When Cindy MacBride realized her backyard shed had been broken into and thieves had made off with her and her husband’s bikes, she felt both angry and hopeless.
“This is my preferred mode of transportation. This is how I get around town,” said the Centretown resident. “I honestly never thought I’d see the bike again.”
In addition to filing a police report, MacBride posted a photo and description of her bike on the Facebook page Stolen Bikes Ottawa, and on an anti-bike theft database and app called Project 529.
A few days after it was stolen, Const. Ryan Cuthbert, who’d seen MacBride’s Facebook post, spotted her bike in downtown Ottawa, loaded it into the back of his cruiser and delivered it to her home.
“I’m truly touched that he basically is keeping an eye out for the community, for everyone’s bikes, and actually took the time to verify it was mine and then drop it off to me,” said MacBride.
Police taking proactive approach
A scan of the Stolen Bikes Ottawa Facebook page shows a number of posts where Ottawa police officers have located a stolen bike and reunited it with its owner.
“I’m a big biker myself, so I’d be very thankful if I was able to have my bike returned to me within hours or days of it being stolen,” said Cuthbert.
Ottawa police say an initiative by several officers to proactively scan social media and Project 529 has resulted in more retrievals.
Project 529, launched in 2019, allows bike owners to register their bike with an online database for free. If their bike is stolen, they can send an alert to nearby app users, including participating police officers.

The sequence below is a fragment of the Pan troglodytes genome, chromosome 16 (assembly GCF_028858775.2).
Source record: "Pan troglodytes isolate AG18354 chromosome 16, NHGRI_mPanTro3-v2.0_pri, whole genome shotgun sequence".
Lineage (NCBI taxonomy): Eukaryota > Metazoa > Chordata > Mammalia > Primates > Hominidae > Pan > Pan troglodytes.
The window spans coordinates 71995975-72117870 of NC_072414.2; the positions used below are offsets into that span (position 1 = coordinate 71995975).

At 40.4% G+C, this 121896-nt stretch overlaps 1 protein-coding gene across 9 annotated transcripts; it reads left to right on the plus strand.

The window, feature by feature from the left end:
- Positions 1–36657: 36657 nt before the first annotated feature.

Const. Rich Zulys, who works alongside Const. Cuthbert in downtown Ottawa, said whenever possible he starts his shift by scanning the alerts on Project 529 and Stolen Bikes Ottawa, then he keeps an eye out during his patrols.
“It’s a very quick way for our officers to identify bicycles as having been stolen, and often it’s easy for the citizen, if they’re already on the application, to [report their bike] stolen. It’s a simple click,” said Zulys.
Statistics tabulated by Ottawa police since the official launch of Project 529 reveal that of the 154 bikes reported stolen on the app, police were able to reunite 61 with their owners. That’s a 39 per cent success rate.
“When we started seeing these successes, we started trying to get other officers on board,” said Zulys.
That good news for victims of bike theft comes at a time when bike thieves are becoming more active and taking more risks, Zulys said.
“We started noticing an increase in calls for break and enters to people’s sheds and garages all over Centretown and the downtown area,” he said.
That seems logical since fewer people are riding their bikes to work or school during COVID-19, and it comes as no surprise to MacBride, who’s now been the victim of shed break-ins twice in the past six months.
“We’ve put up multiple security cameras, we’ve got motion-sensored lights, we’ve got a gate blocking access to our garage and backyard, so we thought we had enough, but apparently not,” said MacBride, whose husband has yet to find his stolen bike.
Ottawa police advise residents not to leave their blue recycling bins in their backyards as thieves caught venturing there are likely to say they were simply looking for empties to collect.
Police recommend you store your bike indoors, especially if it’s very valuable, and make sure you register it with Project 529 to save you time if it’s ever stolen.